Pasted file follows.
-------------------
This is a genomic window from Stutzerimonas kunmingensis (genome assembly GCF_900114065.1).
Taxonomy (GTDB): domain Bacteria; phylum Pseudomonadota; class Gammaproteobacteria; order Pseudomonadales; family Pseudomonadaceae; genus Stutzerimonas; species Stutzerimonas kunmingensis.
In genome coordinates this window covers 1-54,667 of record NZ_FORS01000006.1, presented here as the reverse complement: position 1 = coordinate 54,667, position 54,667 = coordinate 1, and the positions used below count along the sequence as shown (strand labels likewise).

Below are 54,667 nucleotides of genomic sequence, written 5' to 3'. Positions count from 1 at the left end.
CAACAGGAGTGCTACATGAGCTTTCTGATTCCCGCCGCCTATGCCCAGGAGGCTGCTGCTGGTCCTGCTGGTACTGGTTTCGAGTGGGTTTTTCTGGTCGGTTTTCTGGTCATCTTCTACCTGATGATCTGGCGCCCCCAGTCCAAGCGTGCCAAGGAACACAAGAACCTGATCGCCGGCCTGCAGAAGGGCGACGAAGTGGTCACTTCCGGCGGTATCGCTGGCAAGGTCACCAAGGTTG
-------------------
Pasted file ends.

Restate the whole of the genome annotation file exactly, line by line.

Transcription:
This is a genomic window from Stutzerimonas kunmingensis (genome assembly GCF_900114065.1).
Taxonomy (GTDB): domain Bacteria; phylum Pseudomonadota; class Gammaproteobacteria; order Pseudomonadales; family Pseudomonadaceae; genus Stutzerimonas; species Stutzerimonas kunmingensis.
In genome coordinates this window covers 1-54,667 of record NZ_FORS01000006.1, presented here as the reverse complement: position 1 = coordinate 54,667, position 54,667 = coordinate 1, and the positions used below count along the sequence as shown (strand labels likewise).

Below are 54,667 nucleotides of genomic sequence, written 5' to 3'. Positions count from 1 at the left end.
CAACAGGAGTGCTACATGAGCTTTCTGATTCCCGCCGCCTATGCCCAGGAGGCTGCTGCTGGTCCTGCTGGTACTGGTTTCGAGTGGGTTTTTCTGGTCGGTTTTCTGGTCATCTTCTACCTGATGATCTGGCGCCCCCAGTCCAAGCGTGCCAAGGAACACAAGAACCTGATCGCCGGCCTGCAGAAGGGCGACGAAGTGGTCACTTCCGGCGGTATCGCTGGCAAGGTCACCAAGGTTG